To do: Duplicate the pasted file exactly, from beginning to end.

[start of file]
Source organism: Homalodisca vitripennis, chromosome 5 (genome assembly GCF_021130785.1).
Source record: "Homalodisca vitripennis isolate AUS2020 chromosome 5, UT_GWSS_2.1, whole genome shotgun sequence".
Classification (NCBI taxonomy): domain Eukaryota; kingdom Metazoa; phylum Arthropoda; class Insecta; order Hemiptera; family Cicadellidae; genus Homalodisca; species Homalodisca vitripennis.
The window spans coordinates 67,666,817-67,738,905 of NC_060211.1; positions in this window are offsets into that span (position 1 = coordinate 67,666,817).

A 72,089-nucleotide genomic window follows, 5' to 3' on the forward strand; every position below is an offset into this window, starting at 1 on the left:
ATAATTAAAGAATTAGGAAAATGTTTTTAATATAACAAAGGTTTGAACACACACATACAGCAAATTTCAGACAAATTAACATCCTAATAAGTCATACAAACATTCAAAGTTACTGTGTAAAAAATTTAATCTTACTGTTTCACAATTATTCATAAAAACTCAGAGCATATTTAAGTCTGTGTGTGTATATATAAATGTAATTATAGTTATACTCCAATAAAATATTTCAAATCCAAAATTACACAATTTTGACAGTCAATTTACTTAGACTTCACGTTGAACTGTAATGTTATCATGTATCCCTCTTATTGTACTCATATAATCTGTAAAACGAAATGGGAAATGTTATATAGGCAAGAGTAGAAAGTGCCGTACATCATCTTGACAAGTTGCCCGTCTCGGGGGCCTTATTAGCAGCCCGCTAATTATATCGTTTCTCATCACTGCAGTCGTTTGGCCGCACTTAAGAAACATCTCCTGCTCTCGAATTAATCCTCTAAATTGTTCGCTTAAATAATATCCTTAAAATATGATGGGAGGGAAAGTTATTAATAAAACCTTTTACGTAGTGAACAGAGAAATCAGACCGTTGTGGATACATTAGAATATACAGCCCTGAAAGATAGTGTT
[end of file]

Source organism: Homalodisca vitripennis, chromosome 5 (genome assembly GCF_021130785.1).
Source record: "Homalodisca vitripennis isolate AUS2020 chromosome 5, UT_GWSS_2.1, whole genome shotgun sequence".
Classification (NCBI taxonomy): domain Eukaryota; kingdom Metazoa; phylum Arthropoda; class Insecta; order Hemiptera; family Cicadellidae; genus Homalodisca; species Homalodisca vitripennis.
The window spans coordinates 67,666,817-67,738,905 of NC_060211.1; positions in this window are offsets into that span (position 1 = coordinate 67,666,817).

A 72,089-nucleotide genomic window follows, 5' to 3' on the forward strand; every position below is an offset into this window, starting at 1 on the left:
ATAATTAAAGAATTAGGAAAATGTTTTTAATATAACAAAGGTTTGAACACACACATACAGCAAATTTCAGACAAATTAACATCCTAATAAGTCATACAAACATTCAAAGTTACTGTGTAAAAAATTTAATCTTACTGTTTCACAATTATTCATAAAAACTCAGAGCATATTTAAGTCTGTGTGTGTATATATAAATGTAATTATAGTTATACTCCAATAAAATATTTCAAATCCAAAATTACACAATTTTGACAGTCAATTTACTTAGACTTCACGTTGAACTGTAATGTTATCATGTATCCCTCTTATTGTACTCATATAATCTGTAAAACGAAATGGGAAATGTTATATAGGCAAGAGTAGAAAGTGCCGTACATCATCTTGACAAGTTGCCCGTCTCGGGGGCCTTATTAGCAGCCCGCTAATTATATCGTTTCTCATCACTGCAGTCGTTTGGCCGCACTTAAGAAACATCTCCTGCTCTCGAATTAATCCTCTAAATTGTTCGCTTAAATAATATCCTTAAAATATGATGGGAGGGAAAGTTATTAATAAAACCTTTTACGTAGTGAACAGAGAAATCAGACCGTTGTGGATACATTAGAATATACAGCCCTGAAAGATAGTGTT